It is preferred to use a mineral oil, such as a paraffin oil, such as those sold by Shell under the brand name Sarapar® or that sold by TOTAL under the brand name EDC® 99-DW or EDC® 95-11. This oil has a viscosity of 3.5 cPs. As a variant, it is possible to use a refined paraffin oil, having a content of polycyclic aromatic compounds of less than 3% by weight (determined by DMSO extraction according to the IP 346 method) and a glass transition temperature below -45° C., for example -58° C.±3° C. (as determined according to the ASTM E 1356 standard). Refined oils of this type are in particular:  MES oils, produced by the solvent extraction of heavy petroleum distillates or by treatment of these distillates with hydrogen in the presence of a catalyst (hydrotreatment);  TDAEs, which are treated distillate aromatic extracts.
 Examples of such oils are in particular sold by Shell under the brand name Catenex® SNR, by Exxon Mobil under the brand name Flexon® 683, by Total under the brand name Plaxolene® MS or by H&R European under the brand name Vivatec® 500.
 Although the above oils are preferred, it is possible, if appropriate, to use more viscous oils, usually called greases. The size of the CNTs and their specific surface area make it possible to manufacture grease-based masterbatches suitable for oil drilling, unlike the CNTs recommended in the prior art.
 Examples of greases are in particular:  industrial greases, such as the complex calcium sulphonate greases, available in particular in the CERAN range or under the AXA GR1 reference from the company TOTAL;  speciality greases, such as semi-synthetic greases, bentone-based greases, optionally containing fluorinated compounds, lithium/calcium soap greases and copper-containing greases, particularly those available from the company TOTAL under the brand names MARSON SY 00 and SY 2, SPECIS CU, CALORIS 23 and MS23, STATERMIC XHT and NR, TIFORA PG, BIOMULTIS SEP 2, MULTIS COMPLEX HV2; and  mixtures thereof.
 The oils may represent 40 to 96.9% by weight, preferably 45 to 90% by weight and better still 50 to 70% by weight relative to the weight of the masterbatch.
 In a first embodiment of the invention, apart from CNTs and oil, the masterbatch according to the invention may contain additives such as viscosifiers, salts, especially triethanolamine salts, present in a small amount, that is to say representing in total, for example, 0 to 10% by weight relative to the weight of the masterbatch. Alternatively, in a second embodiment of the invention, the masterbatch consists only of CNTs and the oil or oils.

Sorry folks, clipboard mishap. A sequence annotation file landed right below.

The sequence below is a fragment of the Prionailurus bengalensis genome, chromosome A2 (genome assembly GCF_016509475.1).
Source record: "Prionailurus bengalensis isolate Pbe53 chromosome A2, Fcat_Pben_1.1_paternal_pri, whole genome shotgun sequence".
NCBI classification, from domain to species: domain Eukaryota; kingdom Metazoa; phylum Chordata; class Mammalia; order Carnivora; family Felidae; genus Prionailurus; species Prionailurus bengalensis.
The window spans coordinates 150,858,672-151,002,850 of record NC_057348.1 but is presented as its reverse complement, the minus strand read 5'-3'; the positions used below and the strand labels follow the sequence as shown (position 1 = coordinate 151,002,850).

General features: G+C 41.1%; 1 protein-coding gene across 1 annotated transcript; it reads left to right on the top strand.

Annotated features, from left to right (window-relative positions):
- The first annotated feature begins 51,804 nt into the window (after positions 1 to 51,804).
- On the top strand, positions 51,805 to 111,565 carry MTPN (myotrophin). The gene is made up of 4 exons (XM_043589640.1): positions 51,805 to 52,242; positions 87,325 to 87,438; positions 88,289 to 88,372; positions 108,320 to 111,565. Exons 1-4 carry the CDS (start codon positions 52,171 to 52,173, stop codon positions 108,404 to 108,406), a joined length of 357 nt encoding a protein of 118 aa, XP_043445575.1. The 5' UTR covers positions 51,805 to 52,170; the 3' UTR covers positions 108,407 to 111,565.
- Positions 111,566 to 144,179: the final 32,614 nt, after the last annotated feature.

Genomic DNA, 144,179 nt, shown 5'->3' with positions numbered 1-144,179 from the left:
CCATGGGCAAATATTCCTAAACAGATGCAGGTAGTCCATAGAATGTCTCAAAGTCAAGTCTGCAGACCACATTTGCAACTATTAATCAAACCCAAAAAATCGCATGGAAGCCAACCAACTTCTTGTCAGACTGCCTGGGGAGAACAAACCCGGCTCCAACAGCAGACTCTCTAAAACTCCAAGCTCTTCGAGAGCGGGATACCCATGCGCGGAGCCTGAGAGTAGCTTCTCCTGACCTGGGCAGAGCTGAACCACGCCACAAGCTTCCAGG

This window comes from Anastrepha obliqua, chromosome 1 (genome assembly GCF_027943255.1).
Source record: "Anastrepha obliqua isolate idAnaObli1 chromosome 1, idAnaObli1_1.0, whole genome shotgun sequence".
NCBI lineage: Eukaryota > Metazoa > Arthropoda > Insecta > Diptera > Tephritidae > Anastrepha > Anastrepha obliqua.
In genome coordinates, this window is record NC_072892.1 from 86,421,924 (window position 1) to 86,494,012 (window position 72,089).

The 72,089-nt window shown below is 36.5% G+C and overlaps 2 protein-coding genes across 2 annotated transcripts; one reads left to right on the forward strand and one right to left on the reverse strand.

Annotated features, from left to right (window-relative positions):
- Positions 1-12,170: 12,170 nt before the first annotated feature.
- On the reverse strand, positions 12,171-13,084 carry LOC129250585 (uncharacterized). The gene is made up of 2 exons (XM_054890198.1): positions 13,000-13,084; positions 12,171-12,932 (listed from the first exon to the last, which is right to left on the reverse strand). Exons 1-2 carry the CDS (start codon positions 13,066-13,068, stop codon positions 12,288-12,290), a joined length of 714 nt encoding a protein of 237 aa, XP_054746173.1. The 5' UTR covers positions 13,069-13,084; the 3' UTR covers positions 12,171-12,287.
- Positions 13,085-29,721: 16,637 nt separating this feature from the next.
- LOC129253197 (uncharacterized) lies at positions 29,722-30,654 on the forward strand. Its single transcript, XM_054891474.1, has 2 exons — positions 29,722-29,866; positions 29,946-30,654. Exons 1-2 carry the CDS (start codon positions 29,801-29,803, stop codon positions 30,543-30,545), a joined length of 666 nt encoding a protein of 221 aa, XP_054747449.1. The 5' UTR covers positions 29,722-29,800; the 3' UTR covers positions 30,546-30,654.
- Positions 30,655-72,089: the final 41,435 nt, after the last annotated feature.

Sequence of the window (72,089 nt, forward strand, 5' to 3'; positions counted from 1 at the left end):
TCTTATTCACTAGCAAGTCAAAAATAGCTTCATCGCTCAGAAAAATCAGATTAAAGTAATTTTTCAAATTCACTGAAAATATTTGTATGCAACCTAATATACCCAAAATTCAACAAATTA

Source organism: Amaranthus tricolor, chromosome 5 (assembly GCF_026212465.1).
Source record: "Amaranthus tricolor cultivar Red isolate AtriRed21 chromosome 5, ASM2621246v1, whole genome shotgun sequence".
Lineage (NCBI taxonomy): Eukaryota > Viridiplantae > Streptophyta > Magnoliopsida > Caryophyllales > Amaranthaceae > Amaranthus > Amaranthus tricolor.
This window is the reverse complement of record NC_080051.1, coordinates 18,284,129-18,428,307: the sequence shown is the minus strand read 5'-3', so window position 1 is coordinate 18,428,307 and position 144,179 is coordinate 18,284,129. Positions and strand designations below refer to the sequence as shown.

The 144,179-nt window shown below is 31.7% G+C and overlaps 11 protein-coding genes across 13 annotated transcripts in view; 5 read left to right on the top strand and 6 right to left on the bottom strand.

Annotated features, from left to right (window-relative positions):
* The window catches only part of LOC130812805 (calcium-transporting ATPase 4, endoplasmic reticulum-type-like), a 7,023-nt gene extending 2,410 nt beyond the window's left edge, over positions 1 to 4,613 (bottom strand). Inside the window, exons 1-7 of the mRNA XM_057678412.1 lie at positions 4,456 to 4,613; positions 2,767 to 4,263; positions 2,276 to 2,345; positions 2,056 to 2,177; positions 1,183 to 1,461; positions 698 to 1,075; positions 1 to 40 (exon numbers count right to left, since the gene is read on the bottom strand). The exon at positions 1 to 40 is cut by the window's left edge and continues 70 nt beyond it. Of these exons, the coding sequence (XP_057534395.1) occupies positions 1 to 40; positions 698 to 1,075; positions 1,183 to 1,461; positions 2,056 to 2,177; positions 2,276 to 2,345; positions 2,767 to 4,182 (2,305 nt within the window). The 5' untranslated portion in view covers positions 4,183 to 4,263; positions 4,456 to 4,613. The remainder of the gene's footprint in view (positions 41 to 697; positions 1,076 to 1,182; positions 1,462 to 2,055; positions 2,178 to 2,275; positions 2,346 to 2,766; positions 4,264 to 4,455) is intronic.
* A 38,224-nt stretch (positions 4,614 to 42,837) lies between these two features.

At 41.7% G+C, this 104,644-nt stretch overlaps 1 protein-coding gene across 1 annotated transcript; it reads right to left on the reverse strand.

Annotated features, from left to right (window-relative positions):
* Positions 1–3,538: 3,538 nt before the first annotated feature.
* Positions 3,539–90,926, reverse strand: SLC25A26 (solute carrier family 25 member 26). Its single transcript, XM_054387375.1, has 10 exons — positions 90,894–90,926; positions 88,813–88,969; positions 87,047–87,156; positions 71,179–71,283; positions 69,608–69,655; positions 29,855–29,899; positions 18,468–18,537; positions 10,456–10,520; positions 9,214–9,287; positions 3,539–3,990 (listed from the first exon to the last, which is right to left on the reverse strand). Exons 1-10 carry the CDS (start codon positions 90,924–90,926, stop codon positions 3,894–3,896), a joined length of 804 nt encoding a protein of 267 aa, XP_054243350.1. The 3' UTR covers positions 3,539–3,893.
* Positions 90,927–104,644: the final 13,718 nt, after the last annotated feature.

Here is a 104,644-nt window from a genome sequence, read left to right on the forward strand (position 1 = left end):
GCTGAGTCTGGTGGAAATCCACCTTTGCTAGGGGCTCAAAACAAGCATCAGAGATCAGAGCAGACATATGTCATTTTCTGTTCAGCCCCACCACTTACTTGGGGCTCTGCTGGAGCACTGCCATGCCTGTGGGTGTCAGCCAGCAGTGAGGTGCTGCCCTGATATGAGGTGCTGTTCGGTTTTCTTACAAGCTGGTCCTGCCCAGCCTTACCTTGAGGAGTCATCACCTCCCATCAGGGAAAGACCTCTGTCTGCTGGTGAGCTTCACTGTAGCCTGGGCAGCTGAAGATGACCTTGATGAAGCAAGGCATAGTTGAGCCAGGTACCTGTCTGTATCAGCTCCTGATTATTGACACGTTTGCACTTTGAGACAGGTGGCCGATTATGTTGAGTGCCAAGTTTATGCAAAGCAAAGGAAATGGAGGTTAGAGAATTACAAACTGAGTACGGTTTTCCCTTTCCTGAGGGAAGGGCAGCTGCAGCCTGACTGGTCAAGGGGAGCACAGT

The viscosifiers may be chosen from thickening homopolymers and copolymers, it being possible for the copolymers to be random or block copolymers, thickening oligomers, surfactants and mixtures thereof.
 Examples of thickening polymers are those conventionally used in drilling fluids, and examples that may be mentioned include: guar gum, hydroxypropylguar, carboxymethylguar, hydroxypropylcellulose, hydroxyethylcellulose, sodium carboxymethylcellulose, xanthan gum, starch, polyacrylates, poly(diallyldimethylammonium chloride) and mixtures thereof.
 The surfactants may be chosen from all non-ionic, anionic, cationic, amphoteric or zwitterionic surfactants capable of forming micelles (whether spherical, cylindrical, tubular or other forms) above a certain concentration, called the critical micelle concentration. Examples of such surfactants are given in the application EP 1 634 938.
 The invention also relates to a process for producing the masterbatch according to the first or the second embodiment of the invention.
 This process comprises the steps consisting in:
 (a) introducing and then kneading the nanotubes and said at least one oil in a compounding device in order to obtain a composite;
 (b) extruding and then cooling said composite so as to obtain a masterbatch in solid form; and
 (c) forming said masterbatch in order to obtain granules.
 It is well understood that the above process may include other, preliminary, intermediate or subsequent, steps in addition to those mentioned above. Thus, it may especially include a preliminary step of mixing the nanotubes with the oil, either in the compounding apparatus or using a separate mixer.
 Compounding devices are well known to those skilled in the art. They are conventionally used in the plastics industry for melt-blending thermoplastic polymers and additives in order to produce composites. These devices generally include feed means, especially at least one hopper for pulverulent materials (here, the CNTs) and/or at least one injection pump for liquid materials (here, the oil); high-shear mixing or kneading means, for example a co-rotating or counter-rotating twin-screw extruder (for example a DSM microextruder) or a co-kneader, usually comprising a feed screw placed in a heated barrel (or tube); an output head, which gives the extrudate its shape; and means for cooling the extrudate, either by air cooling or by circulation of water. The extrudate is generally in the form of strands continuously exiting the device and able, after being cooled, to be cut or formed into granules. However, other forms may be obtained by fitting a die of desired shape on the output head.